image Some conservatives may feel a knee-jerk reaction to defend General Stanley McChrystal for remarks made about the Obama administration in a recent article in Rolling Stone.  I’m not.  The comments made by General McChrystal and his staff were unbecoming of officers in the United State Army. Even appearing in Rolling Stone shows a severe lack of judgment as far as I’m concerned, and apparently McChrystal didn’t object to the content of the article as well.

And so General McChrystal was summoned back to Washington to appear in a conference already scheduled, one in which McChrystal normally teleconferences for.  Then he met with President Obama and was fired, The Washington Post reports today:

President Obama on Wednesday fired Gen. Stanley A. McChrystal as commander of U.S. and NATO troops in Afghanistan and replaced him with Gen. David H. Petraeus, a White House official said.

Obama’s move came shortly after McChrystal met with him one-on-one at the White House to apologize personally for derogatory comments about top administration officials involved in the Afghan war.

The general departed the White House immediately after the meeting, leaving his fate in doubt.

Before this McChrystal had apologized and some of his staff were relieved of duty as well.  Whether he should have been fired or not will be up for debate.  Personally in the midst of a war I’d prefer to see a commanding officer tenure based on merit, and not based on a hurt ego.  But all General Staff officers understand that they serve at the pleasure of the President.  That’s just the way it is.

I think selecting General Petraeus as his replacement is a good move.  I just wonder if this doesn’t seem like a demotion to him since he was the Commander of the U.S. Central Command.  Perhaps he’d rather be on the front lines.

Another thing I find interesting is that McChrystal voted for Obama, and yet failed to connect with the President.  As Rolling Stone reported:

Even though he had voted for Obama, McChrystal and his new commander in chief failed from the outset to connect. The general first encountered Obama a week after he took office, when the president met with a dozen senior military officials in a room at the Pentagon known as the Tank. According to sources familiar with the meeting, McChrystal thought Obama looked "uncomfortable and intimidated" by the roomful of military brass. Their first one-on-one meeting took place in the Oval Office four months later, after McChrystal got the Afghanistan job, and it didn’t go much better. "It was a 10-minute photo op," says an adviser to McChrystal. "Obama clearly didn’t know anything about him, who he was. Here’s the guy who’s going to run his f***ing war, but he didn’t seem very engaged. The Boss was pretty disappointed." (censored by me)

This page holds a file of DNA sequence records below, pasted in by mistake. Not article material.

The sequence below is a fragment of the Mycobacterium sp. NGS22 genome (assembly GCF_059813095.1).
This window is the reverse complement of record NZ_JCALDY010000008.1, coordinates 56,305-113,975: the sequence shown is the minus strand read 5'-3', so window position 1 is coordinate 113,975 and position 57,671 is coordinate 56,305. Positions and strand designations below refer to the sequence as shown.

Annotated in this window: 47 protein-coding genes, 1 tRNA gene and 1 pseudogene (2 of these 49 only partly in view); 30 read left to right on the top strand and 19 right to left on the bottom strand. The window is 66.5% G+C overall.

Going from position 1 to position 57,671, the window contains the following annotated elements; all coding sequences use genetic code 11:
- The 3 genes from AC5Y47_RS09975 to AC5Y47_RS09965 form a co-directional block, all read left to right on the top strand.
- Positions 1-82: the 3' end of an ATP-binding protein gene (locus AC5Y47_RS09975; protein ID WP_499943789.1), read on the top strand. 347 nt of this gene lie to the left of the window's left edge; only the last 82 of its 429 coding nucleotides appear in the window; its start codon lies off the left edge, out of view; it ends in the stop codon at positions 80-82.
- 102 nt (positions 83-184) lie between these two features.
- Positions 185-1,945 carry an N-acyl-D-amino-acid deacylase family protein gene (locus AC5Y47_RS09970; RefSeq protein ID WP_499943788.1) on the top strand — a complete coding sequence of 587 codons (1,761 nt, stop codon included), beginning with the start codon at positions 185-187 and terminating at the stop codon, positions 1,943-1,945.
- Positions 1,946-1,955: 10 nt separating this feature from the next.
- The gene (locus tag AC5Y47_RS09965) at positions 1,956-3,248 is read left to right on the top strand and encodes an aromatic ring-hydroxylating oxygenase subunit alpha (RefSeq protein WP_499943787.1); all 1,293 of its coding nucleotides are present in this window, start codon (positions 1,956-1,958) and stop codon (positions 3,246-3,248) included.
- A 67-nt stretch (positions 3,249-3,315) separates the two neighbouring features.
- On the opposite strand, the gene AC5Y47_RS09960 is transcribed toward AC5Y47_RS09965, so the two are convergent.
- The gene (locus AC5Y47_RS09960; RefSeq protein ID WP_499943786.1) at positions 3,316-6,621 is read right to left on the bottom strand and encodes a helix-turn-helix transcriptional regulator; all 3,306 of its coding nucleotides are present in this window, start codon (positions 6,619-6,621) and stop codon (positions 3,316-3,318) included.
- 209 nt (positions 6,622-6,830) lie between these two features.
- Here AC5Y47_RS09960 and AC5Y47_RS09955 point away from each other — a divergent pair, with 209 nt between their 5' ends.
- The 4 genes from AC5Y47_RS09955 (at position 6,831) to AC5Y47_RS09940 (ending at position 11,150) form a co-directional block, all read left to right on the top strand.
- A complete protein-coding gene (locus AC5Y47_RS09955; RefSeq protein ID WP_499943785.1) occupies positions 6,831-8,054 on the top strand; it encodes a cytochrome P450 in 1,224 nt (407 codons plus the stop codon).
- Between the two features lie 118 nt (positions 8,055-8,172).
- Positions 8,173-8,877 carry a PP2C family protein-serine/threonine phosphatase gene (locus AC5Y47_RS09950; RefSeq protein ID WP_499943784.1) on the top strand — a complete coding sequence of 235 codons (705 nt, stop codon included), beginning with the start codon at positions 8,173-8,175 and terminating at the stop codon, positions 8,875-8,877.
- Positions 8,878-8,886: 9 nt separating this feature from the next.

This is from somebody who supported him and voted for him.  This demonstrates a disconnect that President Obama has with his military.  While an officer should keep his thoughts about the Administration private, especially when serving at that level, there is still a private feeling of disrespect.  The troops simply don’t trust President Obama.  Contrast him with his predecessor President George W. Bush whom the military by in large supported and adored.

Firing one general won’t change that reality.  Listening to commanders, stop treating the military as though their the enemies, and giving the boots on the ground the support they need will.

  1. I was with you 100% until I got to the word “adored”. My 2-tour Iraqi combat vet son would disagree. He really liked Bush until he saw how the war was waged up-close and personal. Political wars are never favored by the troops.

      1. I guess if you like political wars W is your guy. I do hope O keeps his promise and brings most of the troops home.. but I am skeptical that he will.

      2. Good point about political wars, KB. But as much as Bush deserves the blame for getting us into them, Obama deserves the blame for keeping us there, and frankly I don’t ever see him leaving. Bush never intended these to be wars with an endpoint, they are wars of empire, and Obama knows it. Obama could leave if he wanted to, but it’d be far too politically costly. Just like Bush, Obama is much more interested in getting reelected than in implementing intelligent long-term policy.

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